In the future, the law enforcement community will have more equipment requirement synergies with the military than ever before. In addition to looking for adjacent markets in healthcare or energy sectors (as they are doing now), defense firms should consider law enforcement.
Traditionally, law enforcement professionals were issued equipment that was relatively inexpensive and lasted an entire career. Think of a pair of handcuffs and a firearm. But times have changed and officers and agents are thirsty for new technology.
Crime has evolved. It still occurs in dark alleys. But it happens in virtual worlds far more frequently. For today’s police officer, the tablet may be more useful than the taser. On the other hand, crime has also become transnational and increasingly violent. The situation in Mexico is but one example that highlights this.
As a “systemic rise in anger, protests, and political volatility that could last years or even decades” increases globally, government will face a myriad of complex law enforcement challenges. The skills required in the law enforcement community of the future are somewhat bifurcated. Law enforcement professionals will need to learn how to wield advanced virtual and social technologies, as well as military-grade equipment and tactics.
Federal paramilitary organizations such as Customs and Border Protection are already using unmanned aerial and ground systems. And police departments all over are beginning to adopt drones. The city of New York, for example, has anti-aircraft capabilities.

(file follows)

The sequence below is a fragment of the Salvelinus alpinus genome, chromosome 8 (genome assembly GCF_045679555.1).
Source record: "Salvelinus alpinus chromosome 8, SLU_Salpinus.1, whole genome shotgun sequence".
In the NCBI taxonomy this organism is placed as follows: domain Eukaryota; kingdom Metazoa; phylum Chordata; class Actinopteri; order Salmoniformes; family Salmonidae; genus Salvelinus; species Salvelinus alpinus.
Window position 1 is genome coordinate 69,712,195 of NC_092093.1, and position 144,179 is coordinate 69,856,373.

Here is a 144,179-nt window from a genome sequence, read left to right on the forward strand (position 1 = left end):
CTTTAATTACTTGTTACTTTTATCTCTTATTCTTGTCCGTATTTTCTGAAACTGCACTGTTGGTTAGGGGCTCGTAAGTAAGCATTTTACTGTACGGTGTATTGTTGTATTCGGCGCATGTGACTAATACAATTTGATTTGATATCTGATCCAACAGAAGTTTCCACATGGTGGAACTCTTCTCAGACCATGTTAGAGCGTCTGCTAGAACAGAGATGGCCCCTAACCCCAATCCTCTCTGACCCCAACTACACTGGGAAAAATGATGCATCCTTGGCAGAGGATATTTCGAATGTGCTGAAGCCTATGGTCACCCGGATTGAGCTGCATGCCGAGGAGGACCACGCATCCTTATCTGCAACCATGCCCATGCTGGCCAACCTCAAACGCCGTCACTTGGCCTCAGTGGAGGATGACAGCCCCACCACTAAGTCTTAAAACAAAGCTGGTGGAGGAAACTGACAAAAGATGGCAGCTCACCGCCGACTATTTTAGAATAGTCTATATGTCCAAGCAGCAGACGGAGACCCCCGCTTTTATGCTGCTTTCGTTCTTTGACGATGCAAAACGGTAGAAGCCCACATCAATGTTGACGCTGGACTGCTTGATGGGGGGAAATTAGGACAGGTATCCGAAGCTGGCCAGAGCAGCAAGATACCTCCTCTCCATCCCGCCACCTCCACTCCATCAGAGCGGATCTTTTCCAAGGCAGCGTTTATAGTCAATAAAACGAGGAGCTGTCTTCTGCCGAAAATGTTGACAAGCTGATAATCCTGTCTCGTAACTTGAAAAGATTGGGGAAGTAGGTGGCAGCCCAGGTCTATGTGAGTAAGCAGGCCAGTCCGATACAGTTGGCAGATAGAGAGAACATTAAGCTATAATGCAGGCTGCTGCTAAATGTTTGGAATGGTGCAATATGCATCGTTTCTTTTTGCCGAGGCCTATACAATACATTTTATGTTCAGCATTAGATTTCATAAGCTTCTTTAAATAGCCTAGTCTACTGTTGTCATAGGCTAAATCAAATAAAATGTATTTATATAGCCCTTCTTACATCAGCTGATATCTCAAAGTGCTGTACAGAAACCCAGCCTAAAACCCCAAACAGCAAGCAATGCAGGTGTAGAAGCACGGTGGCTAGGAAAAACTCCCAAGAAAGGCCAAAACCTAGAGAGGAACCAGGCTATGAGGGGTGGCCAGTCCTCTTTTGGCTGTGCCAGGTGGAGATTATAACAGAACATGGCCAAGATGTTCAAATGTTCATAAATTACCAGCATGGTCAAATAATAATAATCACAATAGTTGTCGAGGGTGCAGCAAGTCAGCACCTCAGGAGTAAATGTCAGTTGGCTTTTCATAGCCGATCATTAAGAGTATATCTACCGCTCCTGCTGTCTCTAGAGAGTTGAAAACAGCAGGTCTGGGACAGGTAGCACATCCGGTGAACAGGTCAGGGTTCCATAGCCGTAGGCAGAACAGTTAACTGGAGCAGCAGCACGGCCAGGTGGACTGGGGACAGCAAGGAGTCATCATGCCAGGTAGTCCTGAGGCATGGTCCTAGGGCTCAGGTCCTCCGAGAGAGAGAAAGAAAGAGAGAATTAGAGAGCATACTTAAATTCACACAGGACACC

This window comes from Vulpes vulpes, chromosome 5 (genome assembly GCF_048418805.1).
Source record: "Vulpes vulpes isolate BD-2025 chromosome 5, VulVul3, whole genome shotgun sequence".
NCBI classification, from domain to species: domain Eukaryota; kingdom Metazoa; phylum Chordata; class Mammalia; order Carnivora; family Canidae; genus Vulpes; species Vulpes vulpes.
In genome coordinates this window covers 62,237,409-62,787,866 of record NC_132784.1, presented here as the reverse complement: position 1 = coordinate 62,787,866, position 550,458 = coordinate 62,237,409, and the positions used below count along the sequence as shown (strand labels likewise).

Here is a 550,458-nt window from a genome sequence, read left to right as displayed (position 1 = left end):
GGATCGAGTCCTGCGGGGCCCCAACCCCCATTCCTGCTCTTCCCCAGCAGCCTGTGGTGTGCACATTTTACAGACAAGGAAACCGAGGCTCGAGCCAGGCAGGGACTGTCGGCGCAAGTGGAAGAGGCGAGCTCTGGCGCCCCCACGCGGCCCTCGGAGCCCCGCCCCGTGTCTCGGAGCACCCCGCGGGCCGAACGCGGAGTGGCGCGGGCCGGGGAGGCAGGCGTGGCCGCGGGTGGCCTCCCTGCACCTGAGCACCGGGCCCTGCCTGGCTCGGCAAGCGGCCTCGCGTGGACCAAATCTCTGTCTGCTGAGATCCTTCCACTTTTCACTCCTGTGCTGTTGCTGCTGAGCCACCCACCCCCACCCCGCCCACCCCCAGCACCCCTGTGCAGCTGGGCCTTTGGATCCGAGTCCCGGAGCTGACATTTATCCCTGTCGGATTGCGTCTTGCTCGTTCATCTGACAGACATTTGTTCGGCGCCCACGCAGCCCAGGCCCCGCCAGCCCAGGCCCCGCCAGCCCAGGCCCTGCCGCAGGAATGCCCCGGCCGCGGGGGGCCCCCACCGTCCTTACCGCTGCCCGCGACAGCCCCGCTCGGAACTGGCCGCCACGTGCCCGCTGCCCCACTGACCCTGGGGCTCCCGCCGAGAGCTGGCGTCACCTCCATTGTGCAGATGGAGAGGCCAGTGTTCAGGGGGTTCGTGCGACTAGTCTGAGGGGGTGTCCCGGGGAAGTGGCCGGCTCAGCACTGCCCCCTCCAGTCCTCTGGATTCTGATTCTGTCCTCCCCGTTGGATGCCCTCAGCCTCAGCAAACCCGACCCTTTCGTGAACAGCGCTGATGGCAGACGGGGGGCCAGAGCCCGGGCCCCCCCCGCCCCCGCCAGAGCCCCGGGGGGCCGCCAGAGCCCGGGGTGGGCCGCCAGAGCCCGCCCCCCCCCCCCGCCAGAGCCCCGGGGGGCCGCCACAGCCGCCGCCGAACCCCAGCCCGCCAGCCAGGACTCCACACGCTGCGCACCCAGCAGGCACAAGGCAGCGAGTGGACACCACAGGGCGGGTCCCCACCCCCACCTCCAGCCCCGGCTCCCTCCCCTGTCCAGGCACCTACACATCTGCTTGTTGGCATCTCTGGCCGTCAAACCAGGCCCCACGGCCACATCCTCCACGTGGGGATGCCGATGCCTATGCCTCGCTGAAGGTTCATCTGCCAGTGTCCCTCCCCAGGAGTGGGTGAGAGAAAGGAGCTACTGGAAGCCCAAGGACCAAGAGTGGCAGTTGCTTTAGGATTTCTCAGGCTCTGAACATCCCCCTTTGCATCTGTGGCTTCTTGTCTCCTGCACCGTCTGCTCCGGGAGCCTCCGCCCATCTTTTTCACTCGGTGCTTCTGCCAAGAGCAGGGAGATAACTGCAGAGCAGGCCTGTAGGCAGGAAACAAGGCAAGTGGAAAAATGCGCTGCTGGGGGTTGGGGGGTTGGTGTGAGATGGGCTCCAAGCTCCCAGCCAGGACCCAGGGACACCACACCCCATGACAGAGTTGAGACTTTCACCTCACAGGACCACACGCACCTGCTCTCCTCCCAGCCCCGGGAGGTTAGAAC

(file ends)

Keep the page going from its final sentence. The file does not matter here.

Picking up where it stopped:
Government authorities will seek a wide variety of materiel to meet tomorrow’s threats. Instead of filing cabinets, police departments will soon ask for facial recognition software, live feed building schematic applications, and heat recognition devices. To name a few.
A natural ally
The defense industry can play an integral part in helping realize this future technological need.
A major obstacle exists, however. Highly advanced defense industry products are decidedly expensive for law enforcement and often too complex. Law enforcement (that is always budget-starved) will procure ever-simpler commercial off-the-shelf (COTS) technologies. And make due.
By being inventive, defense firms could use the law enforcement market as a growth opportunity and an incubator for creating military-like equipment at a lower cost. The law enforcement community has always considered defense a natural ally, time for the industry to recognize its needs.
Image source: W.J. Hennigan, “Idea of civilians using drone aircraft may soon fly with FAA.” Los Angeles Times, November 27, 2011